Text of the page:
“Sorrow.” The Hebrew word is kaas (#03708 כַּעַס), and it can mean sorrow, anger, vexation, grief, frustration, etc., depending on the context (it is “anger” in Ecclesiastes 7:9). Here the context is unclear, in part because the word translated “sadness” in the phrase “sadness of the face” is much more often translated “evil” or “bad.” Many versions have “Sorrow…sadness” (ESV; KJV; NAB; NASB; NIV), because of the context about living and dying. But anyone who has dealt extensively with death knows that different people react differently and often people’s emotional state changes with time. Alternate but very acceptable translations instead of “sorrow” include “aggravation” (CEB); “grief” (HCSB); “vexation” (Darby); “anger” (Douay-Rheims); and “frustration” (NIV2011). Similarly, a “sad” face is literally “an evil face,” and it can refer to a sad face; a “sober” face (NET); a “troubled” face (Temper Longman), and even a marred face (Rotherham)—perhaps a face marred by weeping and being distraught in one’s soul.
Ecclesiastes 7:3 uses vocabulary that allows us to go deeply into the mind and heart of people who are experiencing death in some close or visceral way, and/or people who contemplate death deeply and allow it to affect their heart and change it for the better. Living with the end in mind is always better than ignoring the reality of life (cp. Ecc. 7:2).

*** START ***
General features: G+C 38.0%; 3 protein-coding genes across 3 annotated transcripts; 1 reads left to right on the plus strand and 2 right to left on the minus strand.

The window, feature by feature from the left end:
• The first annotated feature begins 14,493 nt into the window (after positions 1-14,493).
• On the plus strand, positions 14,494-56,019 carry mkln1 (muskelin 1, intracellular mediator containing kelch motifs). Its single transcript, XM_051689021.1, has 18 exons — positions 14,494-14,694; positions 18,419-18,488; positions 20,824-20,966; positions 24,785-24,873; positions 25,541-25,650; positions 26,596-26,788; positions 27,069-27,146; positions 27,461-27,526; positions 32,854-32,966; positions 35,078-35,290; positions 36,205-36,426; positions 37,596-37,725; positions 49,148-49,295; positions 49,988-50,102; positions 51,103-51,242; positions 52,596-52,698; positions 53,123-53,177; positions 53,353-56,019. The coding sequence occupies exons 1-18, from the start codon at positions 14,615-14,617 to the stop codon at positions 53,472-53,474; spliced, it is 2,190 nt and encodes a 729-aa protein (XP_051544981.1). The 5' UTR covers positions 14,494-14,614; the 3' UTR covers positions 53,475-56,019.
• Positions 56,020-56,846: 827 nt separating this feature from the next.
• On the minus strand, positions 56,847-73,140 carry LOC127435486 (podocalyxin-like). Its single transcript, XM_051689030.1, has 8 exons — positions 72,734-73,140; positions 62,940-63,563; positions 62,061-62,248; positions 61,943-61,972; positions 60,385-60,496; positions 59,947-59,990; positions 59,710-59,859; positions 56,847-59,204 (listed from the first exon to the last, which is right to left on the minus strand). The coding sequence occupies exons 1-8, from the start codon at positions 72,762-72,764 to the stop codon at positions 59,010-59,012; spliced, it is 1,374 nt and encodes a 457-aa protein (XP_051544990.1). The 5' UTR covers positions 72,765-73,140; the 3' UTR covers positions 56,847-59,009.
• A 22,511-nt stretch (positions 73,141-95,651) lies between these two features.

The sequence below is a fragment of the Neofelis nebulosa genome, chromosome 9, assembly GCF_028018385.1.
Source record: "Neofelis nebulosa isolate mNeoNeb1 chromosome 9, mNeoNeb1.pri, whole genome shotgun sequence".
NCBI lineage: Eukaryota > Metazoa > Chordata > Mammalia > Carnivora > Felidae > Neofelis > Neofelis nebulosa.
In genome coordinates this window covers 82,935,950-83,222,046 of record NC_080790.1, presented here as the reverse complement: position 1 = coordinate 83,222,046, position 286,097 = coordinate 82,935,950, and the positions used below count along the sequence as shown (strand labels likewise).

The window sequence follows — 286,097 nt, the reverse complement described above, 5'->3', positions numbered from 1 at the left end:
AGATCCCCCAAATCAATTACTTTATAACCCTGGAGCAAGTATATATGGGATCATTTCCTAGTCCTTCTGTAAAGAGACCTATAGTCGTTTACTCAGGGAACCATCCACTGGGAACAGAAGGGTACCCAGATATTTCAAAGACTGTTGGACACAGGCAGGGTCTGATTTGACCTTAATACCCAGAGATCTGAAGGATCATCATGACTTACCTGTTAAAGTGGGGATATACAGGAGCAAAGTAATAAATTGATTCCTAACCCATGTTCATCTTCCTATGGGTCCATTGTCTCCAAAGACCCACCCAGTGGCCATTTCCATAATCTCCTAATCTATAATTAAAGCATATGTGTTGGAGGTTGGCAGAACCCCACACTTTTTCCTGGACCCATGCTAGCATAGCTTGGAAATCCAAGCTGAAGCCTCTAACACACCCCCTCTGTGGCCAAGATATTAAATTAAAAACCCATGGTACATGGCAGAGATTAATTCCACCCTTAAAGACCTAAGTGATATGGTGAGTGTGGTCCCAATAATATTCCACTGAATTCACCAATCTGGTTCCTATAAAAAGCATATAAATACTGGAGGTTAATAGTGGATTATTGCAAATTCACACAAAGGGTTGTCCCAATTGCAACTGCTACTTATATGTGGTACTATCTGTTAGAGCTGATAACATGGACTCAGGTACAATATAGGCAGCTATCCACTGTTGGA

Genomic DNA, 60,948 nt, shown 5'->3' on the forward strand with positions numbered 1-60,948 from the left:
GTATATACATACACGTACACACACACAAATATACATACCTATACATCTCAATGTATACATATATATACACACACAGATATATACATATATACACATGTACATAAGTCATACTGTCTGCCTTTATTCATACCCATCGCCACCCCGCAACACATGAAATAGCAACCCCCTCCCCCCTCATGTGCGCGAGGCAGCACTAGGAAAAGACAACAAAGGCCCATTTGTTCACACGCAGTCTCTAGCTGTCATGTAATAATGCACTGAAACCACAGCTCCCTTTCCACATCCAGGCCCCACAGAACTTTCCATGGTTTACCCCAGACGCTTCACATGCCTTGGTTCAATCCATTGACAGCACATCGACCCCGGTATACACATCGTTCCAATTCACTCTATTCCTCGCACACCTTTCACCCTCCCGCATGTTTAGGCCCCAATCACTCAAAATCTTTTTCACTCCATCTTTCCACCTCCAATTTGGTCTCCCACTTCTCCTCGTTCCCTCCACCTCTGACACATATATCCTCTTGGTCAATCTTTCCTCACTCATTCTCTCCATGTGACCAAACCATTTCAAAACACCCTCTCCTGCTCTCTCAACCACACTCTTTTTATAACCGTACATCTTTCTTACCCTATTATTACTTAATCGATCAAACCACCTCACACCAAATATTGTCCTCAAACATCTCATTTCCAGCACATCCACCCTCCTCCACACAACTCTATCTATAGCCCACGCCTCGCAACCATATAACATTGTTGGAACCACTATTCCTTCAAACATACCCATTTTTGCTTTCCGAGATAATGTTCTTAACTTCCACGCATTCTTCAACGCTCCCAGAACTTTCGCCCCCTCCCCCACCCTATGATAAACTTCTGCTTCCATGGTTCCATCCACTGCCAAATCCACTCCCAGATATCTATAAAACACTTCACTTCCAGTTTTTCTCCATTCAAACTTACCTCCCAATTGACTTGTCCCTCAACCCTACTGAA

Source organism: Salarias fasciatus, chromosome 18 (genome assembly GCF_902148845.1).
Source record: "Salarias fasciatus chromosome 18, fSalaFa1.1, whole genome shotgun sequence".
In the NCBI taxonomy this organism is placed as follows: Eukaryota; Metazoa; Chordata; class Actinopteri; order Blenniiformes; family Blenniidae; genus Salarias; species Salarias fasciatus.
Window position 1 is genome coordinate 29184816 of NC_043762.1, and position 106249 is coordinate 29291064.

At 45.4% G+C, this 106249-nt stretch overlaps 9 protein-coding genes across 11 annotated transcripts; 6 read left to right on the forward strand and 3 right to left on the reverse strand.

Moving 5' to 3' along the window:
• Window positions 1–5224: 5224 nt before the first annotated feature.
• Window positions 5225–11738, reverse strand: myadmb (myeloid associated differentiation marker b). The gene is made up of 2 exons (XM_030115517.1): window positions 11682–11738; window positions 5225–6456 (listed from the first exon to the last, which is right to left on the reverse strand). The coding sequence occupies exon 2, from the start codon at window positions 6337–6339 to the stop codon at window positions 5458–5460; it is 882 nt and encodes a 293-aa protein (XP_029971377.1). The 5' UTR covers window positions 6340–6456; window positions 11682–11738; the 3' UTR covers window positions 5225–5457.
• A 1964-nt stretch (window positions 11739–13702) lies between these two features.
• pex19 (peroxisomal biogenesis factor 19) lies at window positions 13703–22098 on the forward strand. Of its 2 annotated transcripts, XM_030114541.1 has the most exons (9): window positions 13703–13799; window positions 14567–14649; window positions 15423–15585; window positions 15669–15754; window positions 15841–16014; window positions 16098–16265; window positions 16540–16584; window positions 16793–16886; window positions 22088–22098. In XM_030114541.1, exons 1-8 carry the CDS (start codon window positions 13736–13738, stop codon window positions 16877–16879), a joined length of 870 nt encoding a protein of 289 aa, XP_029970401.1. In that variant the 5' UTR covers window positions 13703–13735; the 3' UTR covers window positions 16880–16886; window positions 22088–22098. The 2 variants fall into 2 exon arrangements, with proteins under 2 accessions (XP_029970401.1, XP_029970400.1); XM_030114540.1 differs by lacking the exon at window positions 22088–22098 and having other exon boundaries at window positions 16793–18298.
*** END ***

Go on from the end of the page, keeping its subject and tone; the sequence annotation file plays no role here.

“the heart is made good.” Like the previous phrases in Ecclesiastes 7:3, the fact that the heart is made good” has a great depth of meaning. The word translated “good” can be translated “well” or even “better,” and the heart can be made good or well as people deal honestly with life and death and do not live in denial of what will certainly come in the future. When we are honest with life and death, and also with the everlasting life offered by God, and do not hide from or ignore reality, our heart changes for the better, and that fact is reflected in many of the various English versions. The NLT paraphrases the Hebrew text, and has “sadness has a refining influence on us.”
Although some English versions say the heart will be made “glad,” that is likely not the emphasis in the text. Sadness does not make people “glad,” but handled well it can deepen their heart and make it good.